But by far the biggest change is coming from the sharp, accelerating declines in the cost of generating and storing photo-voltaic power. Every two years solar installation rates are doubling and photovoltaic-module costs are falling by about 20pc. Even without the subsidies that governments are phasing out, present costs of solar installations will halve by 2022. The pay-back period for solar cells on homes will be less than four years.

It is this new, distributed generation that will most disrupt the crisis and it is decentralised solar that will lead the change.

There will be some large-scale solar plants but what will be more important is decentralised solar, both within

existing networks and off-grid. As has already happened in Australia, power users will install solar cells on their rooftops. Most of that power is fed back into the grid and this arrangement will be important in Pakistan.

The impact of the disruptive technologies accelerates when the declining cost of storing decentralised power is added to the declining cost of generating it. This will make the new technologies truly transformative.

People who are on-grid will charge up their batteries first, for use later that day, and supply back to the grid only once they have banked as much as they can. People who are off-grid will never become connected. They will operate micro-grids, not individually but collectively, at the village level.

This means that the remote people of Pakistan will never be connected by wires to the rest of the nation. Instead they will generate and store their own power and they will communicate by wireless technologies. That will be much cheaper and more efficient. Pakistan will jump ahead if it embraces the disruptive technologies and deals with the challenges.

That means dealing with the incumbents. Power distribution companies in particular will not like it that users are not merely sources of load at the edge of the network but vary their behaviour across a wide range, including supplying electricity back into the system on occasion. Problems like voltage intermittency (so-called flicker) or harmonic oscillations that can damage network equipment are major challenges. The additional costs will need to be considered by regulatory authorities if the beneficial disruptions are to be encouraged.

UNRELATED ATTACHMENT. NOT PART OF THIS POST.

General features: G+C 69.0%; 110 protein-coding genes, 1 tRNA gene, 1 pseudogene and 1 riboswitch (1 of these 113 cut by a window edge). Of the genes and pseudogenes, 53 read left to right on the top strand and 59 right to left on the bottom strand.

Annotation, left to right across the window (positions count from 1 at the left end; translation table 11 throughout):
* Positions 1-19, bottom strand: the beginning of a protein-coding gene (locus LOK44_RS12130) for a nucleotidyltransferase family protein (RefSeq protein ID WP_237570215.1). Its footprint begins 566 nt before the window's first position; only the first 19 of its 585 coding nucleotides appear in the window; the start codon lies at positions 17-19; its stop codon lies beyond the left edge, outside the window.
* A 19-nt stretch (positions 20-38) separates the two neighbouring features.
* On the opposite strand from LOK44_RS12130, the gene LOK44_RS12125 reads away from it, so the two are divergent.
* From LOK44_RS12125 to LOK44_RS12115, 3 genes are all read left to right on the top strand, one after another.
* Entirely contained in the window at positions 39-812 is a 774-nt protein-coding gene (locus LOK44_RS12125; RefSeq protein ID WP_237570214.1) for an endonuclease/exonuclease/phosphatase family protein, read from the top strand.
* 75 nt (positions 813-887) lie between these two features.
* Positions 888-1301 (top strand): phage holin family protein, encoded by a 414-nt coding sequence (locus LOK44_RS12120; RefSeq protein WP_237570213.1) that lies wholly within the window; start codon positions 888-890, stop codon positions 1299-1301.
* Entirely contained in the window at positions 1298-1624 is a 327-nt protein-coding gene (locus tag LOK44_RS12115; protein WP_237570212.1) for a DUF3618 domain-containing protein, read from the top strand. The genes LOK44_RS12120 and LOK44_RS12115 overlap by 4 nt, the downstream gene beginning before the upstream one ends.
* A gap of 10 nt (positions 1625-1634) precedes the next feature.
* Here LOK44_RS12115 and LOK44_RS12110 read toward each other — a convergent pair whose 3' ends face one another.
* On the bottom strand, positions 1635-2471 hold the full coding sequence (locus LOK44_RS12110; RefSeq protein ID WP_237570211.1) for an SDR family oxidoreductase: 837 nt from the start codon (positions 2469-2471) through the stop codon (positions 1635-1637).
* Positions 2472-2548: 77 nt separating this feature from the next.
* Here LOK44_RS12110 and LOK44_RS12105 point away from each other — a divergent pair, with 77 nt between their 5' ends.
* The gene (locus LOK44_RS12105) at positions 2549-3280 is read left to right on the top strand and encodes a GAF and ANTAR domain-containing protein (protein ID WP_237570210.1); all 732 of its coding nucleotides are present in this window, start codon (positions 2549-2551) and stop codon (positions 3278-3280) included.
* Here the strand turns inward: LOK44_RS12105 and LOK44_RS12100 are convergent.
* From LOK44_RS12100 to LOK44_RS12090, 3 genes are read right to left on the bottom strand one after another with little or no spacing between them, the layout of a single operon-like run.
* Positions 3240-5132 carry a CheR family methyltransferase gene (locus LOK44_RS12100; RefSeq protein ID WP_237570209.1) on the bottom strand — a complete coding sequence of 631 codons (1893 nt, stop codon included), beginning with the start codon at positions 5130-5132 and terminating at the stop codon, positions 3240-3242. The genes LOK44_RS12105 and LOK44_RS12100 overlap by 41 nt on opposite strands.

A key question is whether Wapda will drag its feet. What is needed is political leadership that lifts the considerations out from the quagmire of middle level, cautious officialdom.

All this simply reminds us that disruption will not be costless but, equally, let us also remember the benefits of these technologies. As inevitable as the sun rising, households will start generating power each morning. Fuel inputs will not be needed. Demands on the network will fall as the day lengthens, transmission losses will decline, the batteries will charge and, when the sun sets, they will add to the power available, immediately and directly. This will be cheap, efficient and sustainable.

And these benefits are multiplied when we think of the nation-building task ahead of providing power across the whole nation. Distributed generation means it will not be necessary to build the network out to the national borders. Not only no capital costs in all those towers and lines but no ongoing operating costs and transmission losses.

Pakistan’s power crisis seems never-ending. Current efforts to solve it fail to engender much optimism but change is coming from outside the system. If the new opportunities are embraced, Pakistan can recapture the initiative. The authors are members of the Adelaide Alumni Research Network

(aarnglobal.com) [email protected]

Courtesy : Dawn News